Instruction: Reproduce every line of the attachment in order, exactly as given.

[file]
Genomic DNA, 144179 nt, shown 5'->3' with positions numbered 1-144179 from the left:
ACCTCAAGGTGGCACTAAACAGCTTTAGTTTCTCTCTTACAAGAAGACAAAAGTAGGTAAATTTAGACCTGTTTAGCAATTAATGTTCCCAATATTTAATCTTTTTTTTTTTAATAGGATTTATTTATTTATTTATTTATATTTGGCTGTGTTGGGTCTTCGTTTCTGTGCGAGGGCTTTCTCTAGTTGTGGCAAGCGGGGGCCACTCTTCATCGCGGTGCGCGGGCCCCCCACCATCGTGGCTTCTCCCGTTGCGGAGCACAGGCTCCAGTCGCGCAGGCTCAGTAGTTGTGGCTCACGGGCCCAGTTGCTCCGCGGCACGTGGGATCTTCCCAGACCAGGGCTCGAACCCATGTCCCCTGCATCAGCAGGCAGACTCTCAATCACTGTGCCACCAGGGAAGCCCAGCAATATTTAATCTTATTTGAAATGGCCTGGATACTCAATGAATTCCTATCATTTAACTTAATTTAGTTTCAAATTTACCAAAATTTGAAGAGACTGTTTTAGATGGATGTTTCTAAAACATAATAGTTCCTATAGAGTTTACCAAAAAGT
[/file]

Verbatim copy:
Genomic DNA, 144179 nt, shown 5'->3' with positions numbered 1-144179 from the left:
ACCTCAAGGTGGCACTAAACAGCTTTAGTTTCTCTCTTACAAGAAGACAAAAGTAGGTAAATTTAGACCTGTTTAGCAATTAATGTTCCCAATATTTAATCTTTTTTTTTTTAATAGGATTTATTTATTTATTTATTTATATTTGGCTGTGTTGGGTCTTCGTTTCTGTGCGAGGGCTTTCTCTAGTTGTGGCAAGCGGGGGCCACTCTTCATCGCGGTGCGCGGGCCCCCCACCATCGTGGCTTCTCCCGTTGCGGAGCACAGGCTCCAGTCGCGCAGGCTCAGTAGTTGTGGCTCACGGGCCCAGTTGCTCCGCGGCACGTGGGATCTTCCCAGACCAGGGCTCGAACCCATGTCCCCTGCATCAGCAGGCAGACTCTCAATCACTGTGCCACCAGGGAAGCCCAGCAATATTTAATCTTATTTGAAATGGCCTGGATACTCAATGAATTCCTATCATTTAACTTAATTTAGTTTCAAATTTACCAAAATTTGAAGAGACTGTTTTAGATGGATGTTTCTAAAACATAATAGTTCCTATAGAGTTTACCAAAAAGT